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From Geir Magnusson Jr <g...@pobox.com>
Subject Re: catch-22: Derby, Mustang, and JCP issue
Date Fri, 23 Jun 2006 10:40:23 GMT

Daniel John Debrunner wrote:
> Geir Magnusson Jr wrote:
>> Daniel John Debrunner wrote:
>>> Jean T. Anderson wrote:
>>>> David posted a good summary of the legal catch-22 at [1]. But the
>>>> shortest story is:
>>>> + Mustang wants to ship a GA Derby 10.2, which supports JDBC 4.0.
>>>> + Derby can't ship a GA 10.2 until JDBC 4.0 is GA, which is with Mustang.
>>>> Let's keep this thread confined to the JCP issue Andrew raised that to
>>>> roll a release candidate qualifies as "creation".[2] And those release
>>>> candidates will be generally available.
>>> I don't think the JCP rules apply since we are not creating an
>>> implementation of JSR221.
>> How could that be?  Where did the information for the APIs come from?
> Isn't an implementation of JSR221 writing (clean room) classes in the
> java.sql and javax.sql name spaces. (e.g. java.sql.Driver &
> javax.sql.DataSource).
> Derby is not doing that, Derby is providing an implementation of a JDBC
> driver, not an implementation of JSR221 itself. Implementing JSR221 is
> something that Harmony would (might) do.
> My point is that the JCP rules for implementation of the spec itself do
> not apply here.

It's true that you aren't doing what Harmony will do - you aren't
providing a jar with "java.sql.Connection" (for example), but you are
writing software that _uses_ the spec and, formally speaking, that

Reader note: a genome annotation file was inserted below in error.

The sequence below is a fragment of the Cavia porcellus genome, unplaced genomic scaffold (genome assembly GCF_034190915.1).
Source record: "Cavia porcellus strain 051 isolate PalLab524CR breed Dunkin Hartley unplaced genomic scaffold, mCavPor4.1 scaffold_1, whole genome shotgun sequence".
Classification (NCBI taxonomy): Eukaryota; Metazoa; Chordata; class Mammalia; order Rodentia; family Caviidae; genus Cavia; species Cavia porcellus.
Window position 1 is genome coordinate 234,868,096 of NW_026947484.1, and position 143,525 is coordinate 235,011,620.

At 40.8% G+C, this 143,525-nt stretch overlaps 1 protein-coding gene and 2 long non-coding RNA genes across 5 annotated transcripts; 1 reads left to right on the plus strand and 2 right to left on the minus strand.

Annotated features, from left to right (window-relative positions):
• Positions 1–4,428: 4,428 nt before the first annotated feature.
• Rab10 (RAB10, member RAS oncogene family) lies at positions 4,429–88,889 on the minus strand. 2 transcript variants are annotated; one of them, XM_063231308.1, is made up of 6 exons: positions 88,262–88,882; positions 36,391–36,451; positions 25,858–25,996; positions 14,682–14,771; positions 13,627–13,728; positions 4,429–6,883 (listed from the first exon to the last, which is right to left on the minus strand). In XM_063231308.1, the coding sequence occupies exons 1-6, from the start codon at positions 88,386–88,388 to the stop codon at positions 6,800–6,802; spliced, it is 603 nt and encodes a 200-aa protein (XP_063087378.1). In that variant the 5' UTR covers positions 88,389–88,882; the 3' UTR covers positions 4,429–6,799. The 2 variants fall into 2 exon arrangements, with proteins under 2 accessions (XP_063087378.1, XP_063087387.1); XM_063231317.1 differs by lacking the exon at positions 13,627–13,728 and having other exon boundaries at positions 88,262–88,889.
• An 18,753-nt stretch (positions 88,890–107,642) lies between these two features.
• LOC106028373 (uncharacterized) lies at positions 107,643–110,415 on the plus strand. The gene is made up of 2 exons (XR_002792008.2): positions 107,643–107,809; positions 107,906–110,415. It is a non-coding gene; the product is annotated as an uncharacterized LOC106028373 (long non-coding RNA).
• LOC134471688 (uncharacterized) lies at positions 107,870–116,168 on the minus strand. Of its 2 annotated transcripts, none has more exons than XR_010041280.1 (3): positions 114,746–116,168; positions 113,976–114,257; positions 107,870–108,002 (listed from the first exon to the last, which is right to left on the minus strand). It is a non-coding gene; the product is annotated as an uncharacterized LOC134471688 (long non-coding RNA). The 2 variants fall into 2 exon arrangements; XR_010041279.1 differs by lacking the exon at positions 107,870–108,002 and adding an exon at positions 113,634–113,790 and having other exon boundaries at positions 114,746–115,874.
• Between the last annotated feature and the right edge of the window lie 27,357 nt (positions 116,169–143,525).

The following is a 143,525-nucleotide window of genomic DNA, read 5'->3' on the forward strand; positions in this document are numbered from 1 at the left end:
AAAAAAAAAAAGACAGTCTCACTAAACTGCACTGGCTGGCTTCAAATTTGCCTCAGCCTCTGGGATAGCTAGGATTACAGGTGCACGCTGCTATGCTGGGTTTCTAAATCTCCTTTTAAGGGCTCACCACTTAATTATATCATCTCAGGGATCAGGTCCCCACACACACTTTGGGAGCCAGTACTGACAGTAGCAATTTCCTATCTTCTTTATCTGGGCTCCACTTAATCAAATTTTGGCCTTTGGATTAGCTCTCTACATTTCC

requires the spec to do.

Writing software to use the spec is allowed by JSR final spec licenses
(thank goodness), but not in the draft spec license for 221.

>>> I'm sure other rules apply that say one cannot ship a JDBC 4.0 driver
>>> until Mustang goes GA, but that's not the JCP rules that Andrew provided
>>> references to. It would be good to get Lance to expand on what he meant
>>> when he said:
>>> "You cannot have a GA version of a JDBC 4 driver until JSR 221 goes final."
>>> Where does this restriction come from?
>> I'm not sure.  The license on the public review draft gives no rights to
>> distribute an implementation under *any* label (more recent public
>> review draft licenses  do now after the whole EJB3 brouhaha)
> My point is "implementation" of what exactly. I think Lance (JSR221 spec
> lead) has already said that the TCK for JSR221 just checks the the
> classes (java.sql etc.) exist and have the correct methods & signatures,
> that implies to me that implementing JSR221 means providing those classes.

Indeed.  You won't need a TCK for 221 for Derby (I clearly misspoke in
other messages on this thread) as you aren't implementing 221, just
software that uses it.


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